The core issue here is the repeated whipping motion many pitchers or just throwing a ball repeatedly can create. And for all those cool-named throwing motions, they stretch, fray, stress, and strain the ulnar collateral ligament. The elbow joint isn’t really designed for that particular, repeated, dynamic pitching motion. It can do it, but the ligaments don’t tend to hold up.
Now, what a 2002 study (see footnote for citation) suggested was that it wasn’t the type of pitching style that causes the risk of this injury, it was the total number of pitches (volume) that causes the injury.
I have a problem with the main conclusion of this study.
First of all, the study “discoveries” are obvious: If you do something less you won’t strain the ulnar ligament so much because you give it time to rest. Great, except that to really perfect a pitch, you have to do this thing called PRACTICE. That means repeating the move quite often until the brain neurologically wires the body to do the thing you want it to do so the ball doesn’t just curve, it goes where the pitcher wants it to go… meaning over the plate in a particular way so the batter swings but doesn’t make contact.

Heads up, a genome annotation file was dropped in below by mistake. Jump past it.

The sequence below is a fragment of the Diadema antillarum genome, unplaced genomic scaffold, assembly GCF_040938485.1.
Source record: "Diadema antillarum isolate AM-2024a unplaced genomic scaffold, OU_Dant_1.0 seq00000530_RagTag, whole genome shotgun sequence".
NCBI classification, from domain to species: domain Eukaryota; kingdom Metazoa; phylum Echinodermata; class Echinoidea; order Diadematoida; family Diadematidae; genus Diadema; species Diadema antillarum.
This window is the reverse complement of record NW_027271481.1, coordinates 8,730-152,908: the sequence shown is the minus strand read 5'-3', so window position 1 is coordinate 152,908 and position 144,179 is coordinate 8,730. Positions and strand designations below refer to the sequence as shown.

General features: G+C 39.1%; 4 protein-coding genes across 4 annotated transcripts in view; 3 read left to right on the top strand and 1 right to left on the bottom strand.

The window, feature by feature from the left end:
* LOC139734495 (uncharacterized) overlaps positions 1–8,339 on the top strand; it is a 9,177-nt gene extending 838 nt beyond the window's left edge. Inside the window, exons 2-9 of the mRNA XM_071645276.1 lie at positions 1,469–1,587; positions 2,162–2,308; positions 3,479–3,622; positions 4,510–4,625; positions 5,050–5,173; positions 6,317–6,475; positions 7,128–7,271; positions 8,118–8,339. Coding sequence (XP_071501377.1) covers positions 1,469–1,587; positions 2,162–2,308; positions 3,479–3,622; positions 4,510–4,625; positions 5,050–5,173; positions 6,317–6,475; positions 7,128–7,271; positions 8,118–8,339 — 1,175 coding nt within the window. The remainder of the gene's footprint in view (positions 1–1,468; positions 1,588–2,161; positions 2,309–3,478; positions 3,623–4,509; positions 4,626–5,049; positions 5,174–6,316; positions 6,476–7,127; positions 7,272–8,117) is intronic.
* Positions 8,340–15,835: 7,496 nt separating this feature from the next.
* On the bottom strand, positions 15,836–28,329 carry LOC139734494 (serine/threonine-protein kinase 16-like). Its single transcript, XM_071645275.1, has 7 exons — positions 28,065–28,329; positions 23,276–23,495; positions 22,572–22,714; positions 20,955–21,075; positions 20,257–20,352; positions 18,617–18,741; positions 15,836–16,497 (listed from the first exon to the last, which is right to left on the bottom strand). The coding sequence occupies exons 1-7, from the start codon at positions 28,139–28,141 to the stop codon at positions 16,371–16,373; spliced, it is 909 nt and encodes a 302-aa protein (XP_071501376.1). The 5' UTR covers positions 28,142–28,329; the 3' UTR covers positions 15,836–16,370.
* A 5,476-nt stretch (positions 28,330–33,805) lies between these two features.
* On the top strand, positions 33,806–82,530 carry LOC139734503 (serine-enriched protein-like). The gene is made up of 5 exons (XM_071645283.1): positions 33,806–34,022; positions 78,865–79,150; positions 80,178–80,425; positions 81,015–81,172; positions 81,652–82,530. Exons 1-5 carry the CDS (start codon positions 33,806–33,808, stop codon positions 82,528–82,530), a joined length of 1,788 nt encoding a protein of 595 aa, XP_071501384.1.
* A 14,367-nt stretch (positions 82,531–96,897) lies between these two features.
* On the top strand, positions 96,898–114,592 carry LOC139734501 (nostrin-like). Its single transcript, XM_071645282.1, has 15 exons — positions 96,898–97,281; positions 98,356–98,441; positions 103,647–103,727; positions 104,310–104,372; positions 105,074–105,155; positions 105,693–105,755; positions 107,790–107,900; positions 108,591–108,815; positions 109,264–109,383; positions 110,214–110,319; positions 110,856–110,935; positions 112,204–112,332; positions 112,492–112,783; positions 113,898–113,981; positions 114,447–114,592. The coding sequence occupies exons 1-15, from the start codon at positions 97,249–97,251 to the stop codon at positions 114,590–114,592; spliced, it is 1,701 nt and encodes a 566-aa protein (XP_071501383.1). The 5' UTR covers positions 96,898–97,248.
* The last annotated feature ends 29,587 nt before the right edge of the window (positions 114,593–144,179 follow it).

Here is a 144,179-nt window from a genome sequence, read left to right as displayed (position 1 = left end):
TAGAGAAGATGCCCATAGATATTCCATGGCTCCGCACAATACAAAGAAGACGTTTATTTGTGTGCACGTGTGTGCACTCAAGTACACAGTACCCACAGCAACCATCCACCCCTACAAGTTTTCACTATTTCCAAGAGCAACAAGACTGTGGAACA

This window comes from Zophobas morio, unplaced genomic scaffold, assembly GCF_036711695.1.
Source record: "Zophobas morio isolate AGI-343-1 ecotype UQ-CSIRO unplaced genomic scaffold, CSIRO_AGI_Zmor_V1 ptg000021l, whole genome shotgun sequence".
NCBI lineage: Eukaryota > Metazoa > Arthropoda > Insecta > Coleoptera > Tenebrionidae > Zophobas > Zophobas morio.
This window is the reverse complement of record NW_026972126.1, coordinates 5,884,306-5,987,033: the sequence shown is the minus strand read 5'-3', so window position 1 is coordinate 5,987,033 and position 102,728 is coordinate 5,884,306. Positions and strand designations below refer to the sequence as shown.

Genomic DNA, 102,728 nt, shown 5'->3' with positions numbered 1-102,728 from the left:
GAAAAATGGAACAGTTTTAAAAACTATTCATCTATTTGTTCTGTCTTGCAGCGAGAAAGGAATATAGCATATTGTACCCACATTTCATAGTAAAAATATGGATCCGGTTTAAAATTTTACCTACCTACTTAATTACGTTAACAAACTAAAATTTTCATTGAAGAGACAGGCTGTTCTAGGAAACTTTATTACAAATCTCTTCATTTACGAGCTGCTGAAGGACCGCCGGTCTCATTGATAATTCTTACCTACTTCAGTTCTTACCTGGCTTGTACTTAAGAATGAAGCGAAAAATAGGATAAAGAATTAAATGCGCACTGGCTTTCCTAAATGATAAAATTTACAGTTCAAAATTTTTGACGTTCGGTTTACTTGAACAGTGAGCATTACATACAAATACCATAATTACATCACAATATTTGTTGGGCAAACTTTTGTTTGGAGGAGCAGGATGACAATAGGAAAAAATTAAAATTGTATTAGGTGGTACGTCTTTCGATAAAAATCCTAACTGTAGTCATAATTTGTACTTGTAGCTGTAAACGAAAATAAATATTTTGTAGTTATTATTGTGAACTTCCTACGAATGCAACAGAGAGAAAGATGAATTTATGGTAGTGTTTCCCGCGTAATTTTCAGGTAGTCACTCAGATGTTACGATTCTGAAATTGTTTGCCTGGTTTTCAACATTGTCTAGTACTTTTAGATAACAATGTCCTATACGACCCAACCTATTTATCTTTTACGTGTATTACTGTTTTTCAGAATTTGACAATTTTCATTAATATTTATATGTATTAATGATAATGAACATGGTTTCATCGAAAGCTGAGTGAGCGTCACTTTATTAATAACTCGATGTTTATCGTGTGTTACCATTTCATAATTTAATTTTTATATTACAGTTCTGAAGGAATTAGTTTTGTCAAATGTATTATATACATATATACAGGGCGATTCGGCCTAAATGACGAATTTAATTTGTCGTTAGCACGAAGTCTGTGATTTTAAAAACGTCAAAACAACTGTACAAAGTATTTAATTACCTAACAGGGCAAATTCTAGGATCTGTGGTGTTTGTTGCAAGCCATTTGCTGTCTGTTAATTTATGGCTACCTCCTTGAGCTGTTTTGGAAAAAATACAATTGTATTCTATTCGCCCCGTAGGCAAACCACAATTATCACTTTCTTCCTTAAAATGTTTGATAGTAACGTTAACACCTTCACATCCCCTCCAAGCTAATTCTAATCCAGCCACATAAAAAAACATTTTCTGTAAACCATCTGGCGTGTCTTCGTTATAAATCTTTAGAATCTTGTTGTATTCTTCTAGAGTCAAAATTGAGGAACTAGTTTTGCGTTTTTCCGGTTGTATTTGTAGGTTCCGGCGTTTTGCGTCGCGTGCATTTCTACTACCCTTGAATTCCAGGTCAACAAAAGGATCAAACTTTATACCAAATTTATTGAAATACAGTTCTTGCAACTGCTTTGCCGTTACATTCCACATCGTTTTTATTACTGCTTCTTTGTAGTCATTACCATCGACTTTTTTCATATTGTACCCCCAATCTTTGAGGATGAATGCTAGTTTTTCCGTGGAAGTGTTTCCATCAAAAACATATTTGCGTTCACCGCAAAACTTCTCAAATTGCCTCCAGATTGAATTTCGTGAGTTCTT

Oh and by the way, pitching a ball isn’t just about the arm. Their entire body pitches that ball so knowing how to improve ground force control from the feet up is also important and clearly neglected by so many people who position themselves as authorities on the subject matter. Since when is movement isolated to a single part of the body—especially high performance, athletic movement?
The recommendations have everything to do with trying to save money. Resting a player simply appears to cost less in MLB organization dollars than educating players on self-care—or caring for the longevity of their careers in the first place. So yes, pitching less can deter strain to connective tissue and tendons, ligaments, and overall joint stability—but is that the solution to an obvious problem?